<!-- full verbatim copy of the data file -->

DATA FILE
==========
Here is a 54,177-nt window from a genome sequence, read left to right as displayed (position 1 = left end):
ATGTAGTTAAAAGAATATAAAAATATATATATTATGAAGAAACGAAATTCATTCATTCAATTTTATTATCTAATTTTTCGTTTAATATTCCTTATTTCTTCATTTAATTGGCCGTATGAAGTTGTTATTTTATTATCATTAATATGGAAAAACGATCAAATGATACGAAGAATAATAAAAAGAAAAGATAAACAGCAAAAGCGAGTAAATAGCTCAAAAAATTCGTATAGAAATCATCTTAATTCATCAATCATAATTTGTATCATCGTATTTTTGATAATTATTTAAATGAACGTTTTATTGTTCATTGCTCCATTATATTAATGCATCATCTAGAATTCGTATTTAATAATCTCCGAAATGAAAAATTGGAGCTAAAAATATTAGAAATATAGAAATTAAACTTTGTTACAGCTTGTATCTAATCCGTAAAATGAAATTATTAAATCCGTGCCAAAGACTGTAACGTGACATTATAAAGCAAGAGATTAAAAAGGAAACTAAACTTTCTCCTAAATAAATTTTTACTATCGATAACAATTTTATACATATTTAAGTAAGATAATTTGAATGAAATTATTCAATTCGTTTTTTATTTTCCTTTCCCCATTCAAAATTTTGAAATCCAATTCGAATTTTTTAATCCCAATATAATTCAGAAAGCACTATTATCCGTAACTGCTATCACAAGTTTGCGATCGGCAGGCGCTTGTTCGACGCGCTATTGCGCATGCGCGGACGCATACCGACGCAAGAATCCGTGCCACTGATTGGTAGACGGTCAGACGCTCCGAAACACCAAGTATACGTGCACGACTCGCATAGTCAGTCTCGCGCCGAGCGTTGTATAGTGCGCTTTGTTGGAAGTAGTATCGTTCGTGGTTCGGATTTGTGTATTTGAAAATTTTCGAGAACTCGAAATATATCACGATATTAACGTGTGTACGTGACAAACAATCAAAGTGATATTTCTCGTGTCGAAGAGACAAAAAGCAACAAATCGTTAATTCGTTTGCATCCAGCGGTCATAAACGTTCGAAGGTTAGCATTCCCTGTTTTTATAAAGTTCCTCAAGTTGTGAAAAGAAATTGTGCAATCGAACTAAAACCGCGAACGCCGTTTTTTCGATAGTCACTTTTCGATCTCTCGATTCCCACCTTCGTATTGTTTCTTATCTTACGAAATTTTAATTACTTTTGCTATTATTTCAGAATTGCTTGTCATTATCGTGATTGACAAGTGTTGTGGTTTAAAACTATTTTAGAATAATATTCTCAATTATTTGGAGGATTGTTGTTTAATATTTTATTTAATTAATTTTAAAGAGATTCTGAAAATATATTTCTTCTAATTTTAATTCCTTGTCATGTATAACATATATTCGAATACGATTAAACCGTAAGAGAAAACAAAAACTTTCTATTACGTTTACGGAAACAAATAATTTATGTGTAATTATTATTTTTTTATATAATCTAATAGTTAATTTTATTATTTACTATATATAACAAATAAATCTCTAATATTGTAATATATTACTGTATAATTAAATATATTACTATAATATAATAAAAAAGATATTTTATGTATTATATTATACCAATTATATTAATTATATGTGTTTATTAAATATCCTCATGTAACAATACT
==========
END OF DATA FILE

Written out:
Here is a 54,177-nt window from a genome sequence, read left to right as displayed (position 1 = left end):
ATGTAGTTAAAAGAATATAAAAATATATATATTATGAAGAAACGAAATTCATTCATTCAATTTTATTATCTAATTTTTCGTTTAATATTCCTTATTTCTTCATTTAATTGGCCGTATGAAGTTGTTATTTTATTATCATTAATATGGAAAAACGATCAAATGATACGAAGAATAATAAAAAGAAAAGATAAACAGCAAAAGCGAGTAAATAGCTCAAAAAATTCGTATAGAAATCATCTTAATTCATCAATCATAATTTGTATCATCGTATTTTTGATAATTATTTAAATGAACGTTTTATTGTTCATTGCTCCATTATATTAATGCATCATCTAGAATTCGTATTTAATAATCTCCGAAATGAAAAATTGGAGCTAAAAATATTAGAAATATAGAAATTAAACTTTGTTACAGCTTGTATCTAATCCGTAAAATGAAATTATTAAATCCGTGCCAAAGACTGTAACGTGACATTATAAAGCAAGAGATTAAAAAGGAAACTAAACTTTCTCCTAAATAAATTTTTACTATCGATAACAATTTTATACATATTTAAGTAAGATAATTTGAATGAAATTATTCAATTCGTTTTTTATTTTCCTTTCCCCATTCAAAATTTTGAAATCCAATTCGAATTTTTTAATCCCAATATAATTCAGAAAGCACTATTATCCGTAACTGCTATCACAAGTTTGCGATCGGCAGGCGCTTGTTCGACGCGCTATTGCGCATGCGCGGACGCATACCGACGCAAGAATCCGTGCCACTGATTGGTAGACGGTCAGACGCTCCGAAACACCAAGTATACGTGCACGACTCGCATAGTCAGTCTCGCGCCGAGCGTTGTATAGTGCGCTTTGTTGGAAGTAGTATCGTTCGTGGTTCGGATTTGTGTATTTGAAAATTTTCGAGAACTCGAAATATATCACGATATTAACGTGTGTACGTGACAAACAATCAAAGTGATATTTCTCGTGTCGAAGAGACAAAAAGCAACAAATCGTTAATTCGTTTGCATCCAGCGGTCATAAACGTTCGAAGGTTAGCATTCCCTGTTTTTATAAAGTTCCTCAAGTTGTGAAAAGAAATTGTGCAATCGAACTAAAACCGCGAACGCCGTTTTTTCGATAGTCACTTTTCGATCTCTCGATTCCCACCTTCGTATTGTTTCTTATCTTACGAAATTTTAATTACTTTTGCTATTATTTCAGAATTGCTTGTCATTATCGTGATTGACAAGTGTTGTGGTTTAAAACTATTTTAGAATAATATTCTCAATTATTTGGAGGATTGTTGTTTAATATTTTATTTAATTAATTTTAAAGAGATTCTGAAAATATATTTCTTCTAATTTTAATTCCTTGTCATGTATAACATATATTCGAATACGATTAAACCGTAAGAGAAAACAAAAACTTTCTATTACGTTTACGGAAACAAATAATTTATGTGTAATTATTATTTTTTTATATAATCTAATAGTTAATTTTATTATTTACTATATATAACAAATAAATCTCTAATATTGTAATATATTACTGTATAATTAAATATATTACTATAATATAATAAAAAAGATATTTTATGTATTATATTATACCAATTATATTAATTATATGTGTTTATTAAATATCCTCATGTAACAATACT